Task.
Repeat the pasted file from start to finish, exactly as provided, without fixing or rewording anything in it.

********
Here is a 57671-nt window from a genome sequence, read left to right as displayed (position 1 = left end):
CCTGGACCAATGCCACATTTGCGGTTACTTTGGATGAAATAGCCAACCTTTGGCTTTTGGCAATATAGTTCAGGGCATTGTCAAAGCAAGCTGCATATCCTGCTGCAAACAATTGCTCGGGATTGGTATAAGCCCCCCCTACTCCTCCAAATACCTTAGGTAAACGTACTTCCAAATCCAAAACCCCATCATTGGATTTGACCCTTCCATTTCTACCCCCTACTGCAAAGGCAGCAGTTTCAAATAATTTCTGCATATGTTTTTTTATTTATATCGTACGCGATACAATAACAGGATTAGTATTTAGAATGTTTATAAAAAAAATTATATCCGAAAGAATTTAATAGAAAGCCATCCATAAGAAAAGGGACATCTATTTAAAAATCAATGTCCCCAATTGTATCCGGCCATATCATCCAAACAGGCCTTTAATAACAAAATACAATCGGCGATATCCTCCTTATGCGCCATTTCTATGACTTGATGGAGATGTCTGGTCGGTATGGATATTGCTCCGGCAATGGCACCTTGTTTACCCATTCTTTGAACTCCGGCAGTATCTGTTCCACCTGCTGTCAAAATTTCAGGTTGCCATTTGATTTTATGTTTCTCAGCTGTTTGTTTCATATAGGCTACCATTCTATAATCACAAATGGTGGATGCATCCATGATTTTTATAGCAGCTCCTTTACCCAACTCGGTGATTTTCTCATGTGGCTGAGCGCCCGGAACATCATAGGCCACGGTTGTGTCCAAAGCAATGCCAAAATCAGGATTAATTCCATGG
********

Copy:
Here is a 57671-nt window from a genome sequence, read left to right as displayed (position 1 = left end):
CCTGGACCAATGCCACATTTGCGGTTACTTTGGATGAAATAGCCAACCTTTGGCTTTTGGCAATATAGTTCAGGGCATTGTCAAAGCAAGCTGCATATCCTGCTGCAAACAATTGCTCGGGATTGGTATAAGCCCCCCCTACTCCTCCAAATACCTTAGGTAAACGTACTTCCAAATCCAAAACCCCATCATTGGATTTGACCCTTCCATTTCTACCCCCTACTGCAAAGGCAGCAGTTTCAAATAATTTCTGCATATGTTTTTTTATTTATATCGTACGCGATACAATAACAGGATTAGTATTTAGAATGTTTATAAAAAAAATTATATCCGAAAGAATTTAATAGAAAGCCATCCATAAGAAAAGGGACATCTATTTAAAAATCAATGTCCCCAATTGTATCCGGCCATATCATCCAAACAGGCCTTTAATAACAAAATACAATCGGCGATATCCTCCTTATGCGCCATTTCTATGACTTGATGGAGATGTCTGGTCGGTATGGATATTGCTCCGGCAATGGCACCTTGTTTACCCATTCTTTGAACTCCGGCAGTATCTGTTCCACCTGCTGTCAAAATTTCAGGTTGCCATTTGATTTTATGTTTCTCAGCTGTTTGTTTCATATAGGCTACCATTCTATAATCACAAATGGTGGATGCATCCATGATTTTTATAGCAGCTCCTTTACCCAACTCGGTGATTTTCTCATGTGGCTGAGCGCCCGGAACATCATAGGCCACGGTTGTGTCCAAAGCAATGCCAAAATCAGGATTAATTCCATGG